(FiveNation.com)- Last Friday, an Oklahoma City man on trial for second-degree manslaughter in the dog-mauling death of a neighbor was acquitted by a jury after seven hours of deliberation.
Antwon Demetris Burks, 36, faced up to four years in prison for an April 2017 incident in which his two dogs attacked and killed 82-year-old Cecille Short.
Short was walking her Papillion through the neighborhood when she was attacked by two dogs. The dogs killed Short at the scene then dragged her body into a yard. The attack was so vicious, Short was left nearly decapitated.
People who witnessed the attack, along with first responders, had tried to get the dogs away from Short’s body but were unable to. When police arrived at the scene, one officer shot and killed the male dog and a patrol car struck the female dog.
Police were able to trace the dogs back to Burks, who was not in town at the time.
Prosecutors argued that Burks was to blame for the attack because he failed to ensure that his dogs were secured on his property. Assistant District Attorney Kelly Collins called it a “crime of negligence.”
The dogs were able to get off Burks’ property through a hole in the fence surrounding his rental home. The hole was blocked off with an ice chest on one side and a recycling bin filled with bricks on the other.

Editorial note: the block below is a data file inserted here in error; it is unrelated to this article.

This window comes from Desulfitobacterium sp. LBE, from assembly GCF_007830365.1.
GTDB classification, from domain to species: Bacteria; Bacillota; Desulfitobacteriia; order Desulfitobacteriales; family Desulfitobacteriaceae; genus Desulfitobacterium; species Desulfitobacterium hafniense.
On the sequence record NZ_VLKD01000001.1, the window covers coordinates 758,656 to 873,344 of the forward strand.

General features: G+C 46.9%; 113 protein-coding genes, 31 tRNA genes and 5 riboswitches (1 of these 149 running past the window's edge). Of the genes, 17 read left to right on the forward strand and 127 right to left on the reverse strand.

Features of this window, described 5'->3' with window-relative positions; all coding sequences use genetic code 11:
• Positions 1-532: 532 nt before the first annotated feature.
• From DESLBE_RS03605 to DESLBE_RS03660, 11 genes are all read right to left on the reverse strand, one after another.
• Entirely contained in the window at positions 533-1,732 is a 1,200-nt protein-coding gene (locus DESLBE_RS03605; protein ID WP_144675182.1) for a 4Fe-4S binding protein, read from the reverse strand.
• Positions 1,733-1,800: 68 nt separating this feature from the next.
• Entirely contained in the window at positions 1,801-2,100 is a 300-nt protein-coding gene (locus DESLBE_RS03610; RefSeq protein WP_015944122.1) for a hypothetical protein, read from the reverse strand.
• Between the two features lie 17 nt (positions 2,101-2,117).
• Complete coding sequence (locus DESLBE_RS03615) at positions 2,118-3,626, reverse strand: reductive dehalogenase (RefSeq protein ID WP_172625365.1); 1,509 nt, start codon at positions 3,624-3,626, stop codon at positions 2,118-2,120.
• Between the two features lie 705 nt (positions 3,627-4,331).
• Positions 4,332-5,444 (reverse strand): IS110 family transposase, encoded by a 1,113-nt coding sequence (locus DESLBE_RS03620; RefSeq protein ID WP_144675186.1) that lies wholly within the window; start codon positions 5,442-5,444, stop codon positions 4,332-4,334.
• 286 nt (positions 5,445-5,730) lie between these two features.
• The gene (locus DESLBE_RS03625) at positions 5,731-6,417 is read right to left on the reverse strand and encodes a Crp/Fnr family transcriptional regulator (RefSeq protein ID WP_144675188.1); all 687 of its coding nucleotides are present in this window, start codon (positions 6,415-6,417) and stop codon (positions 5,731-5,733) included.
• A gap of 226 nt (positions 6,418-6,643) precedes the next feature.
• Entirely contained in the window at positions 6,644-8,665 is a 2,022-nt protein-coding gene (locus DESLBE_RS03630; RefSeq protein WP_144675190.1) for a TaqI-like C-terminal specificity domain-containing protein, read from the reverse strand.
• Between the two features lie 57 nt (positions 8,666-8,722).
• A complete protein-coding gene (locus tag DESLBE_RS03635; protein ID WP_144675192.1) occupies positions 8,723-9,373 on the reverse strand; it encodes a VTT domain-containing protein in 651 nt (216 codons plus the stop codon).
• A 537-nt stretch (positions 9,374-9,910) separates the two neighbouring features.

Prosecutors said, even before April 2017, the dogs regularly broke out of the yard prompting complaints from neighbors.
Burks’ defense argued that the dogs had never been aggressive in the past. They said Burks fixed the fence to the best of his ability, but he was a renter, not the owner of the property.
Some of Burk’s neighbors testified in court that the dogs, Delilah and Ice Cube, were frequently roaming through the neighborhood and were known to be “dangerous,” often acting aggressively toward people and other animals. Just six months before Short’s grisly killing, Burks’ dogs attacked another dog in the neighborhood. Afterward, a flyer was put up in the area encouraging neighbors to call the police if Burks’ animals were spotted.
The defense argued that Burks had no way of knowing that his dogs would attack and kill Cecille Short.
When the verdict was read, a relieved Burks broke down in tears.